Age and comorbid illness are associated with late rectal toxicity following dose-escalated radiation therapy for prostate cancer - Abstract

PURPOSE: To assess the impacts of patient age and comorbid illness on rectal toxicity following external beam radiation therapy (EBRT) for prostate cancer and to assess the Qualitative Analysis of Normal Tissue Effects in the Clinic (QUANTEC) normal tissue complication probability (NTCP) model in this context.

METHODS AND MATERIALS: Rectal toxicity was analyzed in 718 men previously treated for prostate cancer with EBRT (≥75 Gy). Comorbid illness was scored using the Charlson Comorbidity Index (CCMI), and the NTCP was evaluated with the QUANTEC model. The influence of clinical and treatment-related parameters on rectal toxicity was assessed by Kaplan-Meier and Cox proportional hazards models.

RESULTS: The cumulative incidence of rectal toxicity grade ≥2 was 9.5% and 11.6% at 3 and 5 years and 3.3% and 3.9% at 3 and 5 years for grade ≥3 toxicity, respectively. Each year of age predicted an increasing relative risk of grade ≥2 (P< .03; hazard ratio [HR], 1.04 [95% confidence interval {CI}, 1.01-1.06]) and ≥3 rectal toxicity (P< .0001; HR, 1.14 [95% CI,1.07-1.22]). Increasing CCMI predicted rectal toxicity where a history of either myocardial infarction (MI) (P< .0001; HR, 5.1 [95% CI, 1.9-13.7]) or congestive heart failure (CHF) (P< .0006; HR, 5.4 [95% CI, 0.6-47.5]) predicted grade ≥3 rectal toxicity, with lesser correlation with grade ≥2 toxicity (P< .02 for MI, and P< .09 for CHF). An age comorbidity model to predict rectal toxicity was developed and confirmed in a validation cohort. The use of anticoagulants increased toxicity independent of age and comorbidity. NTCP was prognostic for grade ≥3 (P=.015) but not grade ≥2 (P=.49) toxicity. On multivariate analysis, age, MI, CHF, and an NTCP >20% all correlated with late rectal toxicity.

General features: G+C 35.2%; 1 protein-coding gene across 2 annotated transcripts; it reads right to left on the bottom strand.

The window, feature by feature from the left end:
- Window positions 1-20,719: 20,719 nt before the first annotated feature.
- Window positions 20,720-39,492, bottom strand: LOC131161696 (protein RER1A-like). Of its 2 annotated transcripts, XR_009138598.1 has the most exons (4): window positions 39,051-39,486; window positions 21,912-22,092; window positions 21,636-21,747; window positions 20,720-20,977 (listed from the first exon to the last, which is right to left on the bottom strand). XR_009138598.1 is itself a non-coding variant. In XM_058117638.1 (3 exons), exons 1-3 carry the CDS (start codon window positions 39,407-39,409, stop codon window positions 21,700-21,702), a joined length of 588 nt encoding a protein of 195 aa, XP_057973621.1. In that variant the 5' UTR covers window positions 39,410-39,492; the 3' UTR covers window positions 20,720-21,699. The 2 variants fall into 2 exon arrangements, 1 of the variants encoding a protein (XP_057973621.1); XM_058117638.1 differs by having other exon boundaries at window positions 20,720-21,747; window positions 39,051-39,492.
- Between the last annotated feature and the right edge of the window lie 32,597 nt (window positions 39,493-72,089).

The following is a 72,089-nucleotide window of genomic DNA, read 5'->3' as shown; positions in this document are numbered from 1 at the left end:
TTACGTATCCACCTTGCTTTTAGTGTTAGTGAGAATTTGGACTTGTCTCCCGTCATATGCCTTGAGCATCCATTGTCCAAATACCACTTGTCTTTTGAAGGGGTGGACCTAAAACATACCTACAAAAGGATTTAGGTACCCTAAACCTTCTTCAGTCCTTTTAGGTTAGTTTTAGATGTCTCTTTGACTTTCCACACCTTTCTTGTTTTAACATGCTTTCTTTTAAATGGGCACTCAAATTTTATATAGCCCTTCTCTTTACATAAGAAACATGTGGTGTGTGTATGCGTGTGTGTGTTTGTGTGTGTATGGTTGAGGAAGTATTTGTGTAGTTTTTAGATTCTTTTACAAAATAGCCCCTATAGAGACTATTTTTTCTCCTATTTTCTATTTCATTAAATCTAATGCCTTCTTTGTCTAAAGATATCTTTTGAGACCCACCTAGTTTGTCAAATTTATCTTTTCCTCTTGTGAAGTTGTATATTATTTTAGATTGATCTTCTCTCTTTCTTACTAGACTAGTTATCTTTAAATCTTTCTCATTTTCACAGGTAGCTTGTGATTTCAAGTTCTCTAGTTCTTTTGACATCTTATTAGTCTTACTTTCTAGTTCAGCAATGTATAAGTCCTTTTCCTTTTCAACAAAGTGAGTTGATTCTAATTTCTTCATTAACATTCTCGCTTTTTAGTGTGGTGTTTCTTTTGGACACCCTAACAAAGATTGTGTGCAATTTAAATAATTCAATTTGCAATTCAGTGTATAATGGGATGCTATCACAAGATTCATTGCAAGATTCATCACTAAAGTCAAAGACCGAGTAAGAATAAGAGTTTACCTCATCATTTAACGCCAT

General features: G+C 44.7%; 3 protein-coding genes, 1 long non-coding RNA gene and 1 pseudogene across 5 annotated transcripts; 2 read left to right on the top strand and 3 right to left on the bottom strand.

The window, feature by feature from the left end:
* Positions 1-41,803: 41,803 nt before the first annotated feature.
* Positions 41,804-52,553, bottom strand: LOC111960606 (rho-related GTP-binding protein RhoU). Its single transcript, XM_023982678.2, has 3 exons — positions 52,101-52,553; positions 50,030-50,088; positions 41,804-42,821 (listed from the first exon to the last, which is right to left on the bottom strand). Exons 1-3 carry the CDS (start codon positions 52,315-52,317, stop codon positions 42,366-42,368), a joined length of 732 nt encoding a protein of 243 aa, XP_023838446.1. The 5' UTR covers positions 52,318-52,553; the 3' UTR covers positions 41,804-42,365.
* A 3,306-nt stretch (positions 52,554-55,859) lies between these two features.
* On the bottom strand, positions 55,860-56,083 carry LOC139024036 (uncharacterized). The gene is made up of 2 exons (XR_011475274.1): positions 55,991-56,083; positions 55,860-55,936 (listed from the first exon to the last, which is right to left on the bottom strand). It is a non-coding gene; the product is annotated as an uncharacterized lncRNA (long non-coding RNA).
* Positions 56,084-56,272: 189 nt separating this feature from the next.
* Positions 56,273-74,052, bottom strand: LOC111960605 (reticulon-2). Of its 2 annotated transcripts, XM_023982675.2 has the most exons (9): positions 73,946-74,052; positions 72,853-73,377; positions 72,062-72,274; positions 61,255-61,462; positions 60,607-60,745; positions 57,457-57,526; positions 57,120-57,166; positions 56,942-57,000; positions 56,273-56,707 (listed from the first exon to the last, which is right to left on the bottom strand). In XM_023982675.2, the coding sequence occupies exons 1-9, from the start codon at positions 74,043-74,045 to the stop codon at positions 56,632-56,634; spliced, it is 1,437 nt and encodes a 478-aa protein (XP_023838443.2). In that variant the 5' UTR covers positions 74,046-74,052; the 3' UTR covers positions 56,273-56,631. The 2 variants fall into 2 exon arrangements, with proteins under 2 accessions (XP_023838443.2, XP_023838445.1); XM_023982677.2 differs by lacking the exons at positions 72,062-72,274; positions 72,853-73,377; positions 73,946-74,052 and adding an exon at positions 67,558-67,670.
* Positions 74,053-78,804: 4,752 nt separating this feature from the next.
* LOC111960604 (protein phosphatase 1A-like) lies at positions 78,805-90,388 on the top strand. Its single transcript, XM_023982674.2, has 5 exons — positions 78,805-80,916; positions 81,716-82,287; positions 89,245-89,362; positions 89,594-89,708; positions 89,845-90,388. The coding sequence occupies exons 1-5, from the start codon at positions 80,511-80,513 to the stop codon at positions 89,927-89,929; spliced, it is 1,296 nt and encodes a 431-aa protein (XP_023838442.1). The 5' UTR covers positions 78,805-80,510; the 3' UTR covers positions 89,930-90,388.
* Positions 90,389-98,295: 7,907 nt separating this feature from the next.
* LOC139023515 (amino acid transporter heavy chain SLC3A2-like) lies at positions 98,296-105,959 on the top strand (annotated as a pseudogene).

CONCLUSIONS: Patient age and a history of MI or CHF significantly impact rectal toxicity following EBRT for the treatment of prostate cancer, even after controlling for NTCP.

Written by:
Hamstra DA, Stenmark M, Ritter T, Litzenberg D, Jackson W, Johnson S, Albrecht-Unger L, Donaghy A, Phelps L, Blas K, Halverson S, Marsh R, Olson K, Feng FY.   Are you the author?
Department of Radiation Oncology, University of Michigan Medical Center, Ann Arbor, Michigan.

Reference: Int J Radiat Oncol Biol Phys. 2012 Dec 19. pii: S0360-3016(12)03742-X.
doi: 10.1016/j.ijrobp.2012.10.042

PubMed Abstract
PMID: 23265567 Prostate Cancer Section